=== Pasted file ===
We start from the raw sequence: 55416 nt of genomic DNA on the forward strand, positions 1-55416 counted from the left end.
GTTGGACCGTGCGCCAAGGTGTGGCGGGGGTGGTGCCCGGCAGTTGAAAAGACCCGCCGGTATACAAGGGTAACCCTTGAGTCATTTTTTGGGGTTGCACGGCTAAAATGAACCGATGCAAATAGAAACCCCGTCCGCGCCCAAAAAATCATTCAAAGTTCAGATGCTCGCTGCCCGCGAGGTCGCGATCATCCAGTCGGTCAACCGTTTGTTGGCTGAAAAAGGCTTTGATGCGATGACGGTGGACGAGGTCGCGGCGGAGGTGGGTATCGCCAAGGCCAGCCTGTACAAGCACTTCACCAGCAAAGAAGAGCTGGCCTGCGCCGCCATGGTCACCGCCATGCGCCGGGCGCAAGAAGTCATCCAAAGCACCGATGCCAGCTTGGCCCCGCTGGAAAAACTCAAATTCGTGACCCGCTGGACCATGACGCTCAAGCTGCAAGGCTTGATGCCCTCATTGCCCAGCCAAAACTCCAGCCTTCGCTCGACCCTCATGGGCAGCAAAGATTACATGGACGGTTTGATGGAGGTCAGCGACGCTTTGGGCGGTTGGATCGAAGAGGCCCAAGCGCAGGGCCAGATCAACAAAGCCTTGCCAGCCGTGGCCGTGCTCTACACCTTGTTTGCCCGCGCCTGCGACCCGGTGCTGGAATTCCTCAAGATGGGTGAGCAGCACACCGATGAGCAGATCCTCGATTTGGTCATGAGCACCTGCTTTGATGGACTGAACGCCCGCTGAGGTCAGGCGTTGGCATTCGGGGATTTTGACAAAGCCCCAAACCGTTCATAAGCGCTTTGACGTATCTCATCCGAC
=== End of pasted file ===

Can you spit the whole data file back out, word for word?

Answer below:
We start from the raw sequence: 55416 nt of genomic DNA on the forward strand, positions 1-55416 counted from the left end.
GTTGGACCGTGCGCCAAGGTGTGGCGGGGGTGGTGCCCGGCAGTTGAAAAGACCCGCCGGTATACAAGGGTAACCCTTGAGTCATTTTTTGGGGTTGCACGGCTAAAATGAACCGATGCAAATAGAAACCCCGTCCGCGCCCAAAAAATCATTCAAAGTTCAGATGCTCGCTGCCCGCGAGGTCGCGATCATCCAGTCGGTCAACCGTTTGTTGGCTGAAAAAGGCTTTGATGCGATGACGGTGGACGAGGTCGCGGCGGAGGTGGGTATCGCCAAGGCCAGCCTGTACAAGCACTTCACCAGCAAAGAAGAGCTGGCCTGCGCCGCCATGGTCACCGCCATGCGCCGGGCGCAAGAAGTCATCCAAAGCACCGATGCCAGCTTGGCCCCGCTGGAAAAACTCAAATTCGTGACCCGCTGGACCATGACGCTCAAGCTGCAAGGCTTGATGCCCTCATTGCCCAGCCAAAACTCCAGCCTTCGCTCGACCCTCATGGGCAGCAAAGATTACATGGACGGTTTGATGGAGGTCAGCGACGCTTTGGGCGGTTGGATCGAAGAGGCCCAAGCGCAGGGCCAGATCAACAAAGCCTTGCCAGCCGTGGCCGTGCTCTACACCTTGTTTGCCCGCGCCTGCGACCCGGTGCTGGAATTCCTCAAGATGGGTGAGCAGCACACCGATGAGCAGATCCTCGATTTGGTCATGAGCACCTGCTTTGATGGACTGAACGCCCGCTGAGGTCAGGCGTTGGCATTCGGGGATTTTGACAAAGCCCCAAACCGTTCATAAGCGCTTTGACGTATCTCATCCGAC